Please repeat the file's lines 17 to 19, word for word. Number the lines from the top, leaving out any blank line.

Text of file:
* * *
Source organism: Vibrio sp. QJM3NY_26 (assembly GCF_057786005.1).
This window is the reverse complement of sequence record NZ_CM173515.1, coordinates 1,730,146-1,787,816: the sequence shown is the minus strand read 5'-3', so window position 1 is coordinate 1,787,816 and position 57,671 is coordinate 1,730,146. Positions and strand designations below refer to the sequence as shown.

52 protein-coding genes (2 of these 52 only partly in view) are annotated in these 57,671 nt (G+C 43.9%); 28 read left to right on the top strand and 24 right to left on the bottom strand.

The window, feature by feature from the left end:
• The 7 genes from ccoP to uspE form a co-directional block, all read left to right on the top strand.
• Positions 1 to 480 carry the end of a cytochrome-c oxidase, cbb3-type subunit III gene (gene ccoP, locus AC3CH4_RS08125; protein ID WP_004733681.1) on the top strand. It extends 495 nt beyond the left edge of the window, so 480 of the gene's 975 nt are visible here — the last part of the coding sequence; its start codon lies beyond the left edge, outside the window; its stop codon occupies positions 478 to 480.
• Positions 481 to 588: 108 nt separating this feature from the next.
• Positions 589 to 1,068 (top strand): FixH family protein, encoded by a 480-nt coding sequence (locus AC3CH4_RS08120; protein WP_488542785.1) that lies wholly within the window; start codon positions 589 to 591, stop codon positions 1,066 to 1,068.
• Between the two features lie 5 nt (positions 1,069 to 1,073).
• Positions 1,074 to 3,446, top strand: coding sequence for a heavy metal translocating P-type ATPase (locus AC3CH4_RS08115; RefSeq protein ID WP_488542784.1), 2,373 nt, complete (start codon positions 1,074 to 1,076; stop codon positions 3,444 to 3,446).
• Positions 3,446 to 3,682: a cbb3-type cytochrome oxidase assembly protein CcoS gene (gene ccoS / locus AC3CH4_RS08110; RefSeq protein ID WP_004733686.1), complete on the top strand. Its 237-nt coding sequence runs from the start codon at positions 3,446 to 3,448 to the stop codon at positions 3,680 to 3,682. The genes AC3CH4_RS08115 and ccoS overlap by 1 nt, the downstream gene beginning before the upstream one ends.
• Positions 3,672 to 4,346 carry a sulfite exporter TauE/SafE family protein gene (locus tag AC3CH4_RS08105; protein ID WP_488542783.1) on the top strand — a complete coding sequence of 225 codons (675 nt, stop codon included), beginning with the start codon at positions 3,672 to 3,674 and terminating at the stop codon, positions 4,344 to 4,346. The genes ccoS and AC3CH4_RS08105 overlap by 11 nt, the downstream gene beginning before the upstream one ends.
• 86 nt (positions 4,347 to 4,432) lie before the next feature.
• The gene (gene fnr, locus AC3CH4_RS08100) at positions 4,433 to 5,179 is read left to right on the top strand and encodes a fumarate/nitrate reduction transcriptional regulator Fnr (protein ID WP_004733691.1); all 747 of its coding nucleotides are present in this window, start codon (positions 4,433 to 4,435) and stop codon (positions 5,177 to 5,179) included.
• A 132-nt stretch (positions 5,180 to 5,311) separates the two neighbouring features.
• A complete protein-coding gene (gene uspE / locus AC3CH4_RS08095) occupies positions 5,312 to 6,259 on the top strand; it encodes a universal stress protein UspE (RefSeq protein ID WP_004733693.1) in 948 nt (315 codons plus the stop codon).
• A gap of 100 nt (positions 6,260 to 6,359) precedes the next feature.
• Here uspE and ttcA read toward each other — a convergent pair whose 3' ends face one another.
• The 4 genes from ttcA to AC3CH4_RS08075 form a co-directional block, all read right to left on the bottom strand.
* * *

• A gap of 100 nt (positions 6,260 to 6,359) precedes the next feature.
• Here uspE and ttcA read toward each other — a convergent pair whose 3' ends face one another.
• The 4 genes from ttcA to AC3CH4_RS08075 form a co-directional block, all read right to left on the bottom strand.